• Antonio Jerez

    James wrote:"Why am I a Christian? Because I prefer to keep the tradition I have, rather than discarding it with the bathwater and then trying to make something new from scratch."But isn´t this they way most people act? Even if they may disagree about this or that part of their inherited religion they usually prefer not to discard it alltogether since it is such a hell of a job to build your life on something new that may have more correlation the the reality of things. Besides, being more in tune with reality doesn´t automatically mean that one becomes a happier person. Wiser yes, but not always happier. I have often found among believers that to go on with the selfdeception despite having discarded many of the fundamentals of a religion is a better recepie for happiness.

  • When we pretend that we can simply leave the past behind and start anew we deceive ourselves.– JamesI agree that we never really give up totally old selves or old beliefs. They weaken for the neural patterns still exists or connections still thrive in ways we may be unclear of.But we can certain leave our past ways — that is called repentance. Even Atheists can do that without being deceiving ourselves. We can repent of our theism.I get you hanging on because it is too much work to get new metaphors for your reality (as you wrote in another post), but I trust you are not belittling us who do not feel this is too much work.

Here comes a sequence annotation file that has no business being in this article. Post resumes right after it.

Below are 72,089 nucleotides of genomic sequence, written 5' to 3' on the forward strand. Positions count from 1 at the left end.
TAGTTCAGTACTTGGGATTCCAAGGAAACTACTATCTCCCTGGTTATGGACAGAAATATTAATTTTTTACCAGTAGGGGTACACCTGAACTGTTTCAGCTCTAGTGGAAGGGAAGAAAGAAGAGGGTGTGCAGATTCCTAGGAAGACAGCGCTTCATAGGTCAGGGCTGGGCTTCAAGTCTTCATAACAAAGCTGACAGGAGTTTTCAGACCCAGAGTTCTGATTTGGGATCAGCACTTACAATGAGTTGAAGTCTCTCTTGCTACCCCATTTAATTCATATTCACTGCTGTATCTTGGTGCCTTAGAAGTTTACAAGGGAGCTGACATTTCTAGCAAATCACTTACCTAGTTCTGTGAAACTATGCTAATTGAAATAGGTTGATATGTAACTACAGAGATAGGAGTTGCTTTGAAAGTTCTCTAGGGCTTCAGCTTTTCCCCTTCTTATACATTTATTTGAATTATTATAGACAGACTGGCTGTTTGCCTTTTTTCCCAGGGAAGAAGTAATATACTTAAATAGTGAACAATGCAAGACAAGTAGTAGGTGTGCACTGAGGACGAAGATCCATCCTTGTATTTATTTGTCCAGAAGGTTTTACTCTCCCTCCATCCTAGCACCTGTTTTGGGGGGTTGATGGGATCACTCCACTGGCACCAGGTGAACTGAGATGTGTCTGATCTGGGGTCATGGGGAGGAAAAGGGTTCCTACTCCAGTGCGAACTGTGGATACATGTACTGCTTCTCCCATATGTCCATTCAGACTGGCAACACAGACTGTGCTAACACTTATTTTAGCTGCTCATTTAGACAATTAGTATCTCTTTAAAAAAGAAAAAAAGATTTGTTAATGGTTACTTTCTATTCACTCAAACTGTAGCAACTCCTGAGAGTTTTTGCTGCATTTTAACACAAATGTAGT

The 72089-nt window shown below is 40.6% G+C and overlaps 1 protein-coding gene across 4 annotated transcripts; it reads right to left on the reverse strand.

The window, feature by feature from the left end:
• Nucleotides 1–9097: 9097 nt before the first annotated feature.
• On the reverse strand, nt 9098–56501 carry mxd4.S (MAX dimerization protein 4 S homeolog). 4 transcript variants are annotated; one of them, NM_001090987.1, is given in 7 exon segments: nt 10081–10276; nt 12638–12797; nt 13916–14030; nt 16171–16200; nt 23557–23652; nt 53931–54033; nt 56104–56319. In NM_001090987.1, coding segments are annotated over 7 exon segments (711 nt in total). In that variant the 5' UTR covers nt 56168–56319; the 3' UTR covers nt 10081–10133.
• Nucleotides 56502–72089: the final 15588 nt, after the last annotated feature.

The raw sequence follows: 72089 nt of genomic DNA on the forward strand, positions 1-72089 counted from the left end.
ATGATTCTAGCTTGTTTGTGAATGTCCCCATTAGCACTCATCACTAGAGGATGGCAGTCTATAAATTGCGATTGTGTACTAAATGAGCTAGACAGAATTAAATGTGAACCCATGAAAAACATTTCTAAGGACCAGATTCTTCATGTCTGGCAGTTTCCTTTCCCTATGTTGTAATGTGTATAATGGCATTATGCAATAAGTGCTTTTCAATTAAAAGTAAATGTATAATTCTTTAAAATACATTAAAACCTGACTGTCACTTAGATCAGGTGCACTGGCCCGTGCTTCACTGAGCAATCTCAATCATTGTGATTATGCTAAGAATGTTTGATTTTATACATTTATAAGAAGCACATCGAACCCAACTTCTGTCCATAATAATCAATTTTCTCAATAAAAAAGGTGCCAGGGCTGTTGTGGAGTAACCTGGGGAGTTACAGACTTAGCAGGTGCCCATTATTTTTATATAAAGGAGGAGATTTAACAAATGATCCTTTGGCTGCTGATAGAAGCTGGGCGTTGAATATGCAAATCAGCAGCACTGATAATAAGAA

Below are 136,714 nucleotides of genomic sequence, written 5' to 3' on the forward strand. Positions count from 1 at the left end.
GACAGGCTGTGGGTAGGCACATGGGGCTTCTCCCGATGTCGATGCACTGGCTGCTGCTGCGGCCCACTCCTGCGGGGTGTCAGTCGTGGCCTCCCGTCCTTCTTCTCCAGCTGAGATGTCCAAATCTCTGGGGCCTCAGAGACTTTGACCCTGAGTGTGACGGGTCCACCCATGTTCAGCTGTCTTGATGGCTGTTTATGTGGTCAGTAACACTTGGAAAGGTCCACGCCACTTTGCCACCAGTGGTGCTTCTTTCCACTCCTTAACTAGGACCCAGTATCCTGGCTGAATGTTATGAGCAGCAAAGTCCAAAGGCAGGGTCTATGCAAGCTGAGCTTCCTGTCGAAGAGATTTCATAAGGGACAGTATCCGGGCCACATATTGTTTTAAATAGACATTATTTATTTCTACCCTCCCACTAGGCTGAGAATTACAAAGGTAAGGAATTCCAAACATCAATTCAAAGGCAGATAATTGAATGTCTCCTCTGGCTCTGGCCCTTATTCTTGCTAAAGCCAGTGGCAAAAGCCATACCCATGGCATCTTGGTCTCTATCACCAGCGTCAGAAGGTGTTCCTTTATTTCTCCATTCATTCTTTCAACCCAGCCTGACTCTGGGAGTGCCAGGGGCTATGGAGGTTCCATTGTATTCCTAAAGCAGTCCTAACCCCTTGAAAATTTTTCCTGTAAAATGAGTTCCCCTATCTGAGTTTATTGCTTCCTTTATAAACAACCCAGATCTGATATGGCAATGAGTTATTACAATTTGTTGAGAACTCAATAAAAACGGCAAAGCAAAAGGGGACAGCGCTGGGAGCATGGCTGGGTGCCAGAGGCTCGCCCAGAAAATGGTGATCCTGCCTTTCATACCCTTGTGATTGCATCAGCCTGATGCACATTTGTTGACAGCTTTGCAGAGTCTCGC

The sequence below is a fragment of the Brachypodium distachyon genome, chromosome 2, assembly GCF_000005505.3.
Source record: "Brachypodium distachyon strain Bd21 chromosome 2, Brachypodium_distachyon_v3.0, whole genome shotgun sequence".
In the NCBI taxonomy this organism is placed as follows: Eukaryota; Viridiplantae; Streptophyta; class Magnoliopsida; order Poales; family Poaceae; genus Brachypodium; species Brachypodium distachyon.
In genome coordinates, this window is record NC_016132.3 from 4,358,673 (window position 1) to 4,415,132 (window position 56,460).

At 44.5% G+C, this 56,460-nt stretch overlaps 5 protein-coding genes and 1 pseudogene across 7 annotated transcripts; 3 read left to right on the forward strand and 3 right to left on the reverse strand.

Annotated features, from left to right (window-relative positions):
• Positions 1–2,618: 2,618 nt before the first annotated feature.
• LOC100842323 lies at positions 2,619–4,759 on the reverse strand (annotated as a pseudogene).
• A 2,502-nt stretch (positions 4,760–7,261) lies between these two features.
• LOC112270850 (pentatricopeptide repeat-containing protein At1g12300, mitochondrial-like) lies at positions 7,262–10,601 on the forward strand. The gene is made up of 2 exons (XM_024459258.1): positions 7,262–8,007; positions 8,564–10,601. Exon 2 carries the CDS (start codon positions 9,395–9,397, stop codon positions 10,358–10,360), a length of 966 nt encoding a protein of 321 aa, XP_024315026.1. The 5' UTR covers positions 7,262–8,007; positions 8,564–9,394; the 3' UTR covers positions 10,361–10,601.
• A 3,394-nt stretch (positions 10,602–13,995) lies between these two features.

• Thank you for all the comments! I won't respond in any particular order. Sabio, hopefully it is clear that I think we all innovate and we all cling to tradition. Hopefully it is also clear that I am not opposed to revision even of cherished beliefs. Perhaps an illustration might help clarify my choice to work within a tradition I'm already part of, rather than try to start over from scratch (something which I don't think is possible anyway, in any full sense, since we are all shaped by our heritage more than we can ever be consciously aware of). Hopefully in saying that I'm not opposed to repentance, just honestly acknowledging that none of us ever manages to see everything we ought to repent of! But I think we agree that it is worth trying! I lived in Romania in the early post-Communist period, and watched as the country tried to create new laws for a new situation. Every two weeks a newpaper was published with the latest laws. I often thought that it would make more sense for Romania to adopt the laws of another country that it thinks is a positive example, and then adjust the laws for their own specific situation, than to try to reinvent the wheel, as it were.Antonio, I think this addresses your point too. I guess the short answer on all the points made is that I think there is a lot that one can discard from the Christian tradition – and all Christians discard elements from the past, whether they admit it or not, and this has always been true. And I think there is a lot that can be kept as long as it is revised or reinterpreted, and Christians have always revised and reinterpreted, whether they admit it or not. And finally (and perhaps most controversially), there is plenty that is of value in the Christian tradition which is worth keeping, some of which has in fact become part of our broader cultural heritage, and sometimes Christians hold such things dear, and sometimes atheists and others outside the church preserve such values and emphases, whether they or Christians are willing to admit it or not. And so I think we're all in the same boat in this particular cultural context – we only disagree about what labels we want to wear, and precisely what parts of our heritage to preserve, which to revise, and which to discard.